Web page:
“Lovely isn’t it?” says the tourist with his camera aloft, holding it steady. The shutter clicks in rapid succession. "I’ve traveled here many times before and the view never disappoints me."
I see it differently. It was never sunny, though I’d been here on the clearest of days. I usually came here after those rough days. Today, I had to lecture about my transition. Living it was one thing. Explaining it to students was another. Sometimes, I wonder to myself if it was worth it.
The tourist turns the lens of the camera to me. A quick shot.
He lowers the camera and scrolls through the images he’s just captured. “This one’s my favorite so far. Don’t you think so?”
He holds the camera by the lens with the screen pointed towards me. The image is of me staring wistfully at the bay. The golden afternoon glow casting a warmness on my face. There’s a smile on his face and a sense of pride in the image he preserved.
“I’ve been here dozens of times over the years,” He says as he lowers the camera. “I don’t know why, but there’s always someone like yourself who stares sadly at the bay.”
I raise my sunglasses toward my face. Hoping that the interloper would allow me to just have my moment alone.
“Don’t do that, Miss.” He implores. “Not on my account, it’s too perfect to hide behind the shades.”
“The view…” he gestures with a wave of his free hand. “You can’t just filter the light. You need to see what I see.”
I lower my shades, and he smiles.
“That’s it, now, here.” He again raises the camera offering it to me. “Look…”
Setting my sunglasses into my coat pocket, I grasp the camera, raising the viewfinder to eye level. The wide angle brings the entire bay into view. Intermixed with the now crimson sky is muted greenery and golden sands. “Lovely,” I say plainly. I begin to lower the camera.
“No, please. You have to let me see what you see. Here, raise the camera.”
I raise the viewfinder once more. Frame the shot and capture the image. I lower the camera and turn to offer it to the tourist.
He grins and retrieves his camera. “Beautiful.”
“If you don’t mind me asking,” I look up to meet his gaze. “Why did you have me take the photo when you clearly have many images already?”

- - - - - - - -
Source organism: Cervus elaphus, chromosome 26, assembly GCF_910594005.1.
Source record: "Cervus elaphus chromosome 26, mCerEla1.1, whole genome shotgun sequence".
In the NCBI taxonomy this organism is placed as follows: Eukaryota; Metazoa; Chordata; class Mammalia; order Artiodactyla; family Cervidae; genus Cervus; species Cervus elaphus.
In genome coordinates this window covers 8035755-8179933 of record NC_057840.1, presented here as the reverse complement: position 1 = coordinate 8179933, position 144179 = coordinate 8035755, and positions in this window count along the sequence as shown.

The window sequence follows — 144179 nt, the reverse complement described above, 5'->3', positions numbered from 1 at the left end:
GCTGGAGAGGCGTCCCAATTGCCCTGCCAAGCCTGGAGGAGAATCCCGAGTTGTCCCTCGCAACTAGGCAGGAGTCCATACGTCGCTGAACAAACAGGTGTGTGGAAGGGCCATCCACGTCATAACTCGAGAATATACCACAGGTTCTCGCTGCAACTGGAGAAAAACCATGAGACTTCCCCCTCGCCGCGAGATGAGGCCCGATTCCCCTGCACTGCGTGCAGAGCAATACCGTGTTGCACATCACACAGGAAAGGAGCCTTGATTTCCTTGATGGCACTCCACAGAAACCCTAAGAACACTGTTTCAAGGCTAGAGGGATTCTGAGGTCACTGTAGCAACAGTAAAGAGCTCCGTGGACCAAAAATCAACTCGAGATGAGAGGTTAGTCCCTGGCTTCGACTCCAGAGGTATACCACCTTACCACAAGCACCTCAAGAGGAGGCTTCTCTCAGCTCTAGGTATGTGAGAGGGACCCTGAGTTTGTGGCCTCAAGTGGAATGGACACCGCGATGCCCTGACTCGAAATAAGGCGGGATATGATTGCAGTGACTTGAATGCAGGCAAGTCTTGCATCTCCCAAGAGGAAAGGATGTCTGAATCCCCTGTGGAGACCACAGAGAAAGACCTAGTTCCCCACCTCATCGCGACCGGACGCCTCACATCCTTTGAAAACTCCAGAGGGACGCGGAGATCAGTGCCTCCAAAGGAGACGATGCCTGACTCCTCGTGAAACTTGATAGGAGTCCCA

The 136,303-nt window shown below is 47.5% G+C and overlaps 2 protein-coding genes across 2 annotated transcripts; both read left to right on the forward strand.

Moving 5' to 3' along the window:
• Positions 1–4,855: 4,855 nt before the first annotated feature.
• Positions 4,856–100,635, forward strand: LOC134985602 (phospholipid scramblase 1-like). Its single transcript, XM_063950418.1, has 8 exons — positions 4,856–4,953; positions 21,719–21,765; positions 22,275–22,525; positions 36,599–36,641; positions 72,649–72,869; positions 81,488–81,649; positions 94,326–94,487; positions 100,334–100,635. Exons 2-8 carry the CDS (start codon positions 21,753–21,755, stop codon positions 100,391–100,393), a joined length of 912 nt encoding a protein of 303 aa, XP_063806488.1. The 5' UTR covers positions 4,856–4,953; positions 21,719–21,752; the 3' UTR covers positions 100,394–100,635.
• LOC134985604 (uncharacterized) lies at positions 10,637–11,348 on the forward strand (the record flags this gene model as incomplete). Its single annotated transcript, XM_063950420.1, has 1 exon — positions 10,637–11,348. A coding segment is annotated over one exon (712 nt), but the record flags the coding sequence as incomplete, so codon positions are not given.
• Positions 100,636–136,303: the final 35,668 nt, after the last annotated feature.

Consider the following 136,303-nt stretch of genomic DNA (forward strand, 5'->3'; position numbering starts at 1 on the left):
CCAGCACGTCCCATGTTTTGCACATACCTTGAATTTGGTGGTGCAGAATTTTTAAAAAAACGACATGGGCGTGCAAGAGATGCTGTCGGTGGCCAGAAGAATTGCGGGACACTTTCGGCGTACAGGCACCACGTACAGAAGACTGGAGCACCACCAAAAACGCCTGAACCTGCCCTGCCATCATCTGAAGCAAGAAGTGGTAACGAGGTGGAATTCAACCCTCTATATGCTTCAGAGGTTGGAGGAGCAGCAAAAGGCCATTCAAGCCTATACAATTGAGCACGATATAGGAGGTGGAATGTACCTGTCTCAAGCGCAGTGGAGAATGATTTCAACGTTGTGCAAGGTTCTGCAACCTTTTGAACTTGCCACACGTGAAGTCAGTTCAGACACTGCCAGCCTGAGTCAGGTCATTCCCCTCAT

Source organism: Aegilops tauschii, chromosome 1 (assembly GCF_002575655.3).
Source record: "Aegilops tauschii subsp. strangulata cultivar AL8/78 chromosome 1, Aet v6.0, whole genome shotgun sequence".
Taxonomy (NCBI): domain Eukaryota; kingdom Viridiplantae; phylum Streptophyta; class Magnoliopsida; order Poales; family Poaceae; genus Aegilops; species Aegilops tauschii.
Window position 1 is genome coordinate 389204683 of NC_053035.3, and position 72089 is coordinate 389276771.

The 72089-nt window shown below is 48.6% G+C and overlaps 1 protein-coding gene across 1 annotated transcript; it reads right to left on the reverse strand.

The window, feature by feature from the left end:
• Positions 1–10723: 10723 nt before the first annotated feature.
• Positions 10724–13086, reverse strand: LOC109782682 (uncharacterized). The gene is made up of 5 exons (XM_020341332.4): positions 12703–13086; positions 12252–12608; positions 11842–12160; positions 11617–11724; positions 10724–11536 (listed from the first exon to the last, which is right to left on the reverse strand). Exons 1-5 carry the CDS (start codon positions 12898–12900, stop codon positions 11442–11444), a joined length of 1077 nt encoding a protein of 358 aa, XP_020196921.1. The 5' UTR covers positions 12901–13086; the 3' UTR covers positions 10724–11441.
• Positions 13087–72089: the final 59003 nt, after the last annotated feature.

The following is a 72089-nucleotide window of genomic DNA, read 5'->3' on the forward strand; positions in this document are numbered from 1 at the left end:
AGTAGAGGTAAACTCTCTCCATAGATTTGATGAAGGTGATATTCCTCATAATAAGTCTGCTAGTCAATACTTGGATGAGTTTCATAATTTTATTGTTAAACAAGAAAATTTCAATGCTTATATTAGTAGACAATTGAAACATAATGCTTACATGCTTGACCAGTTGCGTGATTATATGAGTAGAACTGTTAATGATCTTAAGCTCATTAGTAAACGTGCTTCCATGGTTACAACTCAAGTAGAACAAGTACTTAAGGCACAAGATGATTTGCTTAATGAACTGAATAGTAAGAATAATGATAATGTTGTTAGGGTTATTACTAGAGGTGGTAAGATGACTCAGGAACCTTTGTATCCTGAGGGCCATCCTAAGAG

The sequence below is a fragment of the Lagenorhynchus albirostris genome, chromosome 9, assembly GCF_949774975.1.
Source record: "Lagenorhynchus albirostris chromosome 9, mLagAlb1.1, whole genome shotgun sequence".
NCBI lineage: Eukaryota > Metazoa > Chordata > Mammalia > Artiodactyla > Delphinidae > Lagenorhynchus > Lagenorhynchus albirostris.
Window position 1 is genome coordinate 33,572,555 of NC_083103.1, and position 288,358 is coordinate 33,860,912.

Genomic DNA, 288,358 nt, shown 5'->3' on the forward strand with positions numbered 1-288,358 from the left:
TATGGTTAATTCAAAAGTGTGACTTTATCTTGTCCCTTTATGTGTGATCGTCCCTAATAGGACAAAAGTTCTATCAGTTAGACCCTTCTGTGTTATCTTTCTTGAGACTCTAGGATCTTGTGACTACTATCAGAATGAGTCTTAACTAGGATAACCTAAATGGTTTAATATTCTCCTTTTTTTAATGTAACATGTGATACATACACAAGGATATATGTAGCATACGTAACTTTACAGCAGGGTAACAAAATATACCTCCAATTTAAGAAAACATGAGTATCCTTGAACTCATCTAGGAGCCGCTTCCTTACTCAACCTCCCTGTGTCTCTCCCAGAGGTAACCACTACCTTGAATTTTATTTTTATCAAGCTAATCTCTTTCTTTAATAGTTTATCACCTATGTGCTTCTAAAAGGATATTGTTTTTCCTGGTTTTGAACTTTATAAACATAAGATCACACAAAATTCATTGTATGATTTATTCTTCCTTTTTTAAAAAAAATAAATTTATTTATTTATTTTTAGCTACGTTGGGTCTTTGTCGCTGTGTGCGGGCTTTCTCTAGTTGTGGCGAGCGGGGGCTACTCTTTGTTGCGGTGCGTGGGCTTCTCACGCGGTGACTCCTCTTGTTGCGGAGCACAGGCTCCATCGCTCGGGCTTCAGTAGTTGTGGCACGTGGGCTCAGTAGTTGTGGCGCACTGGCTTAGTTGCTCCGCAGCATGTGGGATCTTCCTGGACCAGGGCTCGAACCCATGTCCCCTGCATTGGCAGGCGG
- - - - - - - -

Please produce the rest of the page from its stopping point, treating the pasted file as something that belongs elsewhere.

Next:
“See that?” He shows the image I had just photographed.
“I’ve always wondered how anyone can look at that and be sad.”
“Maybe it’s not the view. What if people come here because they are sad and want to raise their spirits?”
“Then, why do they still leave unhappy?” He retorts.
“You know what I think?” He lowers his camera to his side. “I think they’re waiting.”
“Take you for instance.”
“Yes, as I’ve said, I’ve been to this spot dozens of times over the years.”
“I’m sorry, I don’t understand what that has to do with me.”
“You’ve been here off and on for at least the last 10 years or so? Though, you were different before.”
“Hey, I didn’t mean to worry you. It’s just, I’ve seen you change and well; still you look sad.” There was an undeniable earnestness in his eyes.
“You know what I think?” the tourist poses.
“Didn’t you just tell me?”
“I think you are waiting for someone.”
“I’m not waiting for someone.” I scoff and begin to turn away.
“Now, hear me out.” He reaches for his camera and scrolls through the photos until he reaches the one seeks. He holds up the camera. “You’re waiting for someone to tell you it was worth it.” On the screen is the photo of me.
“If you’ll indulge me with one more photo?”
“Fine” I relent.
“And could you do one thing while I take it?”
“You’re not going to make me do anything weird are you?”
“No, nothing like that.” He raises the camera to eye level. “Can you say, ‘It was worth it.’ for me?”
I smile, “It was worth it.”
He opens the shutter and smiles. “Now, it's perfect.”
I’m still smiling, the first time in as far back as I can remember.
“I guess I won’t be seeing you here anymore.” He says sadly.
“Why is that?”
“Because you’re no longer waiting.” He says sadly.
I smile wider. “I have to go.”
“I’m sorry, I didn’t get your name.”
“Erin Stewart,” I say with a smile.
"Nice to meet you. I’m Ryan Collins."
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